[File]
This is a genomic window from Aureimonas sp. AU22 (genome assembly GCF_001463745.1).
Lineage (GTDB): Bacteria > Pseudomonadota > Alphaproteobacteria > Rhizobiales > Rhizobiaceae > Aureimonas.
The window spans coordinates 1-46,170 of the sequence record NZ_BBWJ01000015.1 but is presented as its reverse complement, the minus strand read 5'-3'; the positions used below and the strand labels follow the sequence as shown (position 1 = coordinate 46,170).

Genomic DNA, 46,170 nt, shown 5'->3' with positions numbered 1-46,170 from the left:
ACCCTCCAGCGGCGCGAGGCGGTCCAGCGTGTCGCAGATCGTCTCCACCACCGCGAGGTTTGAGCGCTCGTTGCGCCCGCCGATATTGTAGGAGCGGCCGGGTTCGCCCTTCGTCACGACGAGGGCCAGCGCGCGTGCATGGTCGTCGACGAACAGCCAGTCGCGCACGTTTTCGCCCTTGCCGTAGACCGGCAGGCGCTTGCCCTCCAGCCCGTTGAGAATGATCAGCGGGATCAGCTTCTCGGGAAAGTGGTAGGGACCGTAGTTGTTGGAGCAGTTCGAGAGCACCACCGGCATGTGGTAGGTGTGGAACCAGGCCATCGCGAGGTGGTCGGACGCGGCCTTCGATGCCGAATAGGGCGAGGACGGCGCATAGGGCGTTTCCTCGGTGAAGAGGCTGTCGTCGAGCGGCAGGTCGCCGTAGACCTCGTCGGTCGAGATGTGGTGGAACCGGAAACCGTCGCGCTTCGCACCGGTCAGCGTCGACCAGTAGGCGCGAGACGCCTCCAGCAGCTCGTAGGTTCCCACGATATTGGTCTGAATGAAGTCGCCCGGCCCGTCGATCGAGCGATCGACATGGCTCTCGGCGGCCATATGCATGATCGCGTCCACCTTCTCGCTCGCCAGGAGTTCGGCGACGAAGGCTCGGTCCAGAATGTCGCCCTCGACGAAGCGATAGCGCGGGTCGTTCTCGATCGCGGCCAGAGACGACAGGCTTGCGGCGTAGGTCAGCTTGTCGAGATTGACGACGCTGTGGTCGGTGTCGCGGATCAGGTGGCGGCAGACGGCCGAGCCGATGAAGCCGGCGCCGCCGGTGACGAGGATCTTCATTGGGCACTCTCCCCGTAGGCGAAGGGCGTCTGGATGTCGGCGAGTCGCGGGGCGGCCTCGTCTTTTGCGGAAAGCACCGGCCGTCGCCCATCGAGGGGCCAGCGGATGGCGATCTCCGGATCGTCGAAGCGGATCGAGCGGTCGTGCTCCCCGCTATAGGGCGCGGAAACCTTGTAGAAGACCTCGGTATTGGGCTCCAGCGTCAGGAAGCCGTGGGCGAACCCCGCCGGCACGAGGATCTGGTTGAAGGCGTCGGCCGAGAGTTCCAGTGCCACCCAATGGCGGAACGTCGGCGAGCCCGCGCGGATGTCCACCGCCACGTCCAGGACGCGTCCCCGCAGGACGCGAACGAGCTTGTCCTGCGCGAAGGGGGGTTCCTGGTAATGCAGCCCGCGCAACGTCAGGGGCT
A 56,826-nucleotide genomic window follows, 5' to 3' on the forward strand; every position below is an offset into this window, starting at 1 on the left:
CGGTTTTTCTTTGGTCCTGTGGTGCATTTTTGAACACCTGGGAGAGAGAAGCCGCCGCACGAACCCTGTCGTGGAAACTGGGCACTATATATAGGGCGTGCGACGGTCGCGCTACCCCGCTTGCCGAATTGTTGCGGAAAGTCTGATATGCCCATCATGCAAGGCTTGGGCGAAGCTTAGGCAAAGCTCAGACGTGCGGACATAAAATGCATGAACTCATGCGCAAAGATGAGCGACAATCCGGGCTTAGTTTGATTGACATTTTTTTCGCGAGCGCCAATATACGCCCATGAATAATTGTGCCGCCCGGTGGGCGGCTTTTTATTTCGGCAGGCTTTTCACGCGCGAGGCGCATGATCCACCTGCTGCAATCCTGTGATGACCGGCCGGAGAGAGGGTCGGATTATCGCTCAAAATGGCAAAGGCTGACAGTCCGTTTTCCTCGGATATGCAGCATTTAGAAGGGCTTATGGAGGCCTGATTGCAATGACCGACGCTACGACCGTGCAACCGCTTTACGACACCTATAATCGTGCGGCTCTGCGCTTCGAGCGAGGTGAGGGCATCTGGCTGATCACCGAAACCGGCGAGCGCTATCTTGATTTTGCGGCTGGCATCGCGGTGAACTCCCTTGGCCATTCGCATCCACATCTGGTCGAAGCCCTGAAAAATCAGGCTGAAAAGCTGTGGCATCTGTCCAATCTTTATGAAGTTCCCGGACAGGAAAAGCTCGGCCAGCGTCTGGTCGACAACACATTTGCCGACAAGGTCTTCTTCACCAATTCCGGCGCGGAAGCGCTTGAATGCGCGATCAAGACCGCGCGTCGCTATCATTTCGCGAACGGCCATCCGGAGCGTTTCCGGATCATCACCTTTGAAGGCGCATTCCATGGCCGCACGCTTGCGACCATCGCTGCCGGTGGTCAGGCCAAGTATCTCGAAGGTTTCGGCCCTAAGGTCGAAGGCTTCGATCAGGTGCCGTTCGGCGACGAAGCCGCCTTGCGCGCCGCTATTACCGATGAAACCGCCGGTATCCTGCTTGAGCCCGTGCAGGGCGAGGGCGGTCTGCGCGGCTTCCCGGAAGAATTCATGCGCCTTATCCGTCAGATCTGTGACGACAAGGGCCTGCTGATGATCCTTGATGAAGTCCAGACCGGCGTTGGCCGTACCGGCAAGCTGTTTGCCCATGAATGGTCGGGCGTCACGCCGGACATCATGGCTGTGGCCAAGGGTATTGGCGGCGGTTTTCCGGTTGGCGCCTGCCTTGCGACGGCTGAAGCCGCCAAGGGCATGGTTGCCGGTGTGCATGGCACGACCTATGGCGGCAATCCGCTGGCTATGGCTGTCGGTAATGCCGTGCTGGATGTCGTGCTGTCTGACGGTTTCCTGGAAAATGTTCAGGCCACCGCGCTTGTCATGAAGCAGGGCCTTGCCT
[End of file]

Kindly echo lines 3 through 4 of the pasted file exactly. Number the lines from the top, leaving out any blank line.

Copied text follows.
The window spans coordinates 1-46,170 of the sequence record NZ_BBWJ01000015.1 but is presented as its reverse complement, the minus strand read 5'-3'; the positions used below and the strand labels follow the sequence as shown (position 1 = coordinate 46,170).

Genomic DNA, 46,170 nt, shown 5'->3' with positions numbered 1-46,170 from the left: